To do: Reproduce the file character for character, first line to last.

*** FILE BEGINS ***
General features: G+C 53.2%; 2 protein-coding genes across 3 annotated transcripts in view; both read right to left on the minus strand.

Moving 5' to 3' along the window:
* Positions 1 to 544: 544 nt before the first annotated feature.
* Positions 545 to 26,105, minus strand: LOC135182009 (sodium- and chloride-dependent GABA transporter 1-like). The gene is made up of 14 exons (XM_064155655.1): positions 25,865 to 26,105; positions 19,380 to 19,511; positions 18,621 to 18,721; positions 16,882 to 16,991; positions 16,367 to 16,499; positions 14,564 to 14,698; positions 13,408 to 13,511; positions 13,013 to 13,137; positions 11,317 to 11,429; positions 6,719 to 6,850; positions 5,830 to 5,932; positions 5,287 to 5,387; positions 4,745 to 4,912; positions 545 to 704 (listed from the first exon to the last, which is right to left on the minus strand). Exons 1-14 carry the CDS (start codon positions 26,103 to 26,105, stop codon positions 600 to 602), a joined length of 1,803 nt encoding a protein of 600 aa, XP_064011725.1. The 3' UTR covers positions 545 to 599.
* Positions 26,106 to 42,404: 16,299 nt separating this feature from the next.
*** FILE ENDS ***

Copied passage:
General features: G+C 53.2%; 2 protein-coding genes across 3 annotated transcripts in view; both read right to left on the minus strand.

Moving 5' to 3' along the window:
* Positions 1 to 544: 544 nt before the first annotated feature.
* Positions 545 to 26,105, minus strand: LOC135182009 (sodium- and chloride-dependent GABA transporter 1-like). The gene is made up of 14 exons (XM_064155655.1): positions 25,865 to 26,105; positions 19,380 to 19,511; positions 18,621 to 18,721; positions 16,882 to 16,991; positions 16,367 to 16,499; positions 14,564 to 14,698; positions 13,408 to 13,511; positions 13,013 to 13,137; positions 11,317 to 11,429; positions 6,719 to 6,850; positions 5,830 to 5,932; positions 5,287 to 5,387; positions 4,745 to 4,912; positions 545 to 704 (listed from the first exon to the last, which is right to left on the minus strand). Exons 1-14 carry the CDS (start codon positions 26,103 to 26,105, stop codon positions 600 to 602), a joined length of 1,803 nt encoding a protein of 600 aa, XP_064011725.1. The 3' UTR covers positions 545 to 599.
* Positions 26,106 to 42,404: 16,299 nt separating this feature from the next.